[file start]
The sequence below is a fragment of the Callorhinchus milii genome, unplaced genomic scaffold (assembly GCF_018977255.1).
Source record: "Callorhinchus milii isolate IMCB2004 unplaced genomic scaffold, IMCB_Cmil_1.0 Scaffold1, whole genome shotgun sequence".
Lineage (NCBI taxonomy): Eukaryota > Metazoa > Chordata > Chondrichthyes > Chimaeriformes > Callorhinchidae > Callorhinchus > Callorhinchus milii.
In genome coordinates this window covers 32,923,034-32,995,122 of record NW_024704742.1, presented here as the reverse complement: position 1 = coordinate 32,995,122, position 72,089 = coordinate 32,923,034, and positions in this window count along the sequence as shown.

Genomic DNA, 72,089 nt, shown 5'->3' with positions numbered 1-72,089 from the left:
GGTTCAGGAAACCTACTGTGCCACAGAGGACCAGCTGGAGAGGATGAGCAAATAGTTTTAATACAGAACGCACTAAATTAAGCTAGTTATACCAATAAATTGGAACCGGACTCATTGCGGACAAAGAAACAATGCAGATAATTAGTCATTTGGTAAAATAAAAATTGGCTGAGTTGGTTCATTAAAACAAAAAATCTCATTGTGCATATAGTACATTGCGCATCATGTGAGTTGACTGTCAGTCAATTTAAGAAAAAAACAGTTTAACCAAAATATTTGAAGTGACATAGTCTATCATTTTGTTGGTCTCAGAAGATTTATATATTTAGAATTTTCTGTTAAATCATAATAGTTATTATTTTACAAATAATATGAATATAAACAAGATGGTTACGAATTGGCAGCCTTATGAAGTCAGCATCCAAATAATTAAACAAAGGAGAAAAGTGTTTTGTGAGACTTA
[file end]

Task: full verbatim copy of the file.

The sequence below is a fragment of the Callorhinchus milii genome, unplaced genomic scaffold (assembly GCF_018977255.1).
Source record: "Callorhinchus milii isolate IMCB2004 unplaced genomic scaffold, IMCB_Cmil_1.0 Scaffold1, whole genome shotgun sequence".
Lineage (NCBI taxonomy): Eukaryota > Metazoa > Chordata > Chondrichthyes > Chimaeriformes > Callorhinchidae > Callorhinchus > Callorhinchus milii.
In genome coordinates this window covers 32,923,034-32,995,122 of record NW_024704742.1, presented here as the reverse complement: position 1 = coordinate 32,995,122, position 72,089 = coordinate 32,923,034, and positions in this window count along the sequence as shown.

Genomic DNA, 72,089 nt, shown 5'->3' with positions numbered 1-72,089 from the left:
GGTTCAGGAAACCTACTGTGCCACAGAGGACCAGCTGGAGAGGATGAGCAAATAGTTTTAATACAGAACGCACTAAATTAAGCTAGTTATACCAATAAATTGGAACCGGACTCATTGCGGACAAAGAAACAATGCAGATAATTAGTCATTTGGTAAAATAAAAATTGGCTGAGTTGGTTCATTAAAACAAAAAATCTCATTGTGCATATAGTACATTGCGCATCATGTGAGTTGACTGTCAGTCAATTTAAGAAAAAAACAGTTTAACCAAAATATTTGAAGTGACATAGTCTATCATTTTGTTGGTCTCAGAAGATTTATATATTTAGAATTTTCTGTTAAATCATAATAGTTATTATTTTACAAATAATATGAATATAAACAAGATGGTTACGAATTGGCAGCCTTATGAAGTCAGCATCCAAATAATTAAACAAAGGAGAAAAGTGTTTTGTGAGACTTA